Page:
December 9, 1908
When Mrs. Albert O. Dalbow was notified at her home, 1210 East Forty-second street, of the death of her husband, she broke down completely and, although surrounded by women friends, could not be comforted.
"Oh! he was so good to me," she would cry over and over. "I cannot think that he is dead. He did not even get the chance to tell me goodby."
Mrs. Dalbow moaned for the greater portion of the night, repeating the one expression, "He was so good to me!"
A physician was summoned to treat her. The Dalbows had no children.
Albert Dalbow had been a member of the police force for about four years. The first year he served as a probation officer, as is required of all new officers, and after that time he was transferred to station No. 1, known as headquarters, where he was part of the "reserve force." This means that an officer may be called at any time to help suppress a riot or trouble in any part of the city. It is accounted by patrolmen as one of the most arduous as well as the most dangerous stations on the force.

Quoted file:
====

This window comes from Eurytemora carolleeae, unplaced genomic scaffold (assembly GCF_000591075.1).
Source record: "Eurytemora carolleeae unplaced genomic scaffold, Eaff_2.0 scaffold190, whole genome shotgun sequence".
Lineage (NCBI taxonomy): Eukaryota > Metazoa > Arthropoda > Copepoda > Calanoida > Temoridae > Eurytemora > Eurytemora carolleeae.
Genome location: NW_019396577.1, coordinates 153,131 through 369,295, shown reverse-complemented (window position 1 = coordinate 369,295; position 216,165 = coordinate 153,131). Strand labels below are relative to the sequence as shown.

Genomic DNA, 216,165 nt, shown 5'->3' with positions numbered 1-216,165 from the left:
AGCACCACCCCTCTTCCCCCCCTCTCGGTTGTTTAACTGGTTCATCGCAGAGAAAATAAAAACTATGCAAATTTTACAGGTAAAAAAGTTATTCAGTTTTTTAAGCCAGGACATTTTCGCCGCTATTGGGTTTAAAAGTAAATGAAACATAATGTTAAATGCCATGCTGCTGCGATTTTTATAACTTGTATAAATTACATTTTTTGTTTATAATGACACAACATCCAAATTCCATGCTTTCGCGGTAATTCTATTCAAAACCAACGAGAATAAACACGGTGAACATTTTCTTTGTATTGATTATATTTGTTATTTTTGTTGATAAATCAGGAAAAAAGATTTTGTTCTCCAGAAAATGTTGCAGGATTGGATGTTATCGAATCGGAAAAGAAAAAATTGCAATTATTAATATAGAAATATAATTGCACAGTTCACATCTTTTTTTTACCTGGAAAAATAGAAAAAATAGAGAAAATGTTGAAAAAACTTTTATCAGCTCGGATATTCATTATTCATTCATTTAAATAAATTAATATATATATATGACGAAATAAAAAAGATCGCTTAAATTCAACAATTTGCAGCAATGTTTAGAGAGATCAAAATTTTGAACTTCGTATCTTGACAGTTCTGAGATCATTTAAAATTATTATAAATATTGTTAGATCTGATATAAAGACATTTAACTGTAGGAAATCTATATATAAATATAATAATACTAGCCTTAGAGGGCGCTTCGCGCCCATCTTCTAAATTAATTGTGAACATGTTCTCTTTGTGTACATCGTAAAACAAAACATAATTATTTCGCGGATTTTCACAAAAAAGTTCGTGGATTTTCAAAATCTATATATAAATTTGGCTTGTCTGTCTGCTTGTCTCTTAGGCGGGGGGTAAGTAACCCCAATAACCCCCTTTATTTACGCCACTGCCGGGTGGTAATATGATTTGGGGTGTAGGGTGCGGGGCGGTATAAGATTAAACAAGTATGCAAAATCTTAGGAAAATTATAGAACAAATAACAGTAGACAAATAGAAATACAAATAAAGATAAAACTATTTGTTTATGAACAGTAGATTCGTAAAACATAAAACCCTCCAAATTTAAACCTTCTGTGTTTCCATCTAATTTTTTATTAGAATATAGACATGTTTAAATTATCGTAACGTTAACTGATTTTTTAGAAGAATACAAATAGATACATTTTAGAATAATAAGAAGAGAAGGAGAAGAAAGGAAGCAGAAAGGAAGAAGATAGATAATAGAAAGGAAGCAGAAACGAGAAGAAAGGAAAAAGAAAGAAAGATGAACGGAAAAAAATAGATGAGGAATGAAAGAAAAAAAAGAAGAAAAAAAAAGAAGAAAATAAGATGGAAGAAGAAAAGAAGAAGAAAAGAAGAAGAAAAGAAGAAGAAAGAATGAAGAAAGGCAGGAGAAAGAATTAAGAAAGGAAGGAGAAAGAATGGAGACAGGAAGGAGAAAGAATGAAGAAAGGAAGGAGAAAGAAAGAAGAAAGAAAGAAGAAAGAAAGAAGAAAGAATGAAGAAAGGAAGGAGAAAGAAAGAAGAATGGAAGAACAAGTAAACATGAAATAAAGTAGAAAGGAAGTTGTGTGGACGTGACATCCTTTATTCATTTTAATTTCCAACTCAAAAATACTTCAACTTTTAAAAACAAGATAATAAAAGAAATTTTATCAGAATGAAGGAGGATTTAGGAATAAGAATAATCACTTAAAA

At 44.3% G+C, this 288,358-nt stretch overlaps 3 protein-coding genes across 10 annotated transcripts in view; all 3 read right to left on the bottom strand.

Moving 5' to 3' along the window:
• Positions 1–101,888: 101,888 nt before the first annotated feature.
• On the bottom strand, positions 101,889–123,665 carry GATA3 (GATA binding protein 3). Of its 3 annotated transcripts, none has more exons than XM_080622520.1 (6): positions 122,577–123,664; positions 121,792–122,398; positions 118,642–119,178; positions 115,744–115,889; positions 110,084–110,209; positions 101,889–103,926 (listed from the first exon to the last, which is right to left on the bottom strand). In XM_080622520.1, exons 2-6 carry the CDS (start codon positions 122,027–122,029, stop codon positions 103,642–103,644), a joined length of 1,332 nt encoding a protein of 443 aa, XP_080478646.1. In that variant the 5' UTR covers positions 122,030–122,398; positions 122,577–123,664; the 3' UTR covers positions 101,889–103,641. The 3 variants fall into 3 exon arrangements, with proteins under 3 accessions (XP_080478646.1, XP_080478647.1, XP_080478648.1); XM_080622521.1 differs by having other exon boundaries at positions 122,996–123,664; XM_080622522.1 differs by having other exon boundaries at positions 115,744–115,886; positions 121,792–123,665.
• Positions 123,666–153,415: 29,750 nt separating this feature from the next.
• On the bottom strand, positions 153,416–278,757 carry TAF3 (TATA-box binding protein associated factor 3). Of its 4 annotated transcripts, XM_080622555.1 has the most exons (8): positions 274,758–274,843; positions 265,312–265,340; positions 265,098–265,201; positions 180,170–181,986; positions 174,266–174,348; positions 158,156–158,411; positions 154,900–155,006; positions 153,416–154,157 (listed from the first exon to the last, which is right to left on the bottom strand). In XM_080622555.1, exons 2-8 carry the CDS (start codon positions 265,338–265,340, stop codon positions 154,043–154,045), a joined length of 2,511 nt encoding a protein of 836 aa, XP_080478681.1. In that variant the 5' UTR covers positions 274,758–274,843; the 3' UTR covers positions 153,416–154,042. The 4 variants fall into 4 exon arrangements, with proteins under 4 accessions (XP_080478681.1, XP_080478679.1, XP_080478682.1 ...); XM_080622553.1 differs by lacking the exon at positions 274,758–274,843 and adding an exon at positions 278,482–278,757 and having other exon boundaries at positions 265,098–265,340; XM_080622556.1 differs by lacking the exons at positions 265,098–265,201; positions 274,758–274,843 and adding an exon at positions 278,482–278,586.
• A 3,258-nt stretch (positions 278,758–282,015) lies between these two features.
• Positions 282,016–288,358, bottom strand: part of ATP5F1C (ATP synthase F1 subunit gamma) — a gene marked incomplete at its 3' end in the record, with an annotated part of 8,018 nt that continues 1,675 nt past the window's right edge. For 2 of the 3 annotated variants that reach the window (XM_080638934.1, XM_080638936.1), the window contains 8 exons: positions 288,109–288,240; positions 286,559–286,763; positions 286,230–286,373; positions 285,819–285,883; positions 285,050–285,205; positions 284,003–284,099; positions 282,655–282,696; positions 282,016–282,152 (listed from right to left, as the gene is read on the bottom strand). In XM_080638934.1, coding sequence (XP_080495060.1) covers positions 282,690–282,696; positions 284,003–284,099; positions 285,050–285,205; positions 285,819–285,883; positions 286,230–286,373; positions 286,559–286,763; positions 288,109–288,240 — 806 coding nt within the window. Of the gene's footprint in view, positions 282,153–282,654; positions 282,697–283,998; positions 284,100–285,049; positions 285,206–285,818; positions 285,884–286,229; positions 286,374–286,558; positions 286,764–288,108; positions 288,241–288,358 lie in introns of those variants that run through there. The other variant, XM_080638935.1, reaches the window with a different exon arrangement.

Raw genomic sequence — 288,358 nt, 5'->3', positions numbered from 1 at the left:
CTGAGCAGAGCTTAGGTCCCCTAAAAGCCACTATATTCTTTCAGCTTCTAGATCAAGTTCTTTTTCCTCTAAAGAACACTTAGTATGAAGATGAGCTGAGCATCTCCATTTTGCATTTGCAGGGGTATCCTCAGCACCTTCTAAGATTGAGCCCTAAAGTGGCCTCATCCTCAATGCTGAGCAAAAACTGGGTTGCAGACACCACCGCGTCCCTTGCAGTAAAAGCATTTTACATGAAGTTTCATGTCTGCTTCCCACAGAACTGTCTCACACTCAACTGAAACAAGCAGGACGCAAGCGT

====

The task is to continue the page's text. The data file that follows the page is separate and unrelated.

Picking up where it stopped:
Dalbow gained the reputation of never flinching when duty called and, although he had faced many dangers, it was a seemingly harmless "religious meeting" which caught him unprepared and caused his death.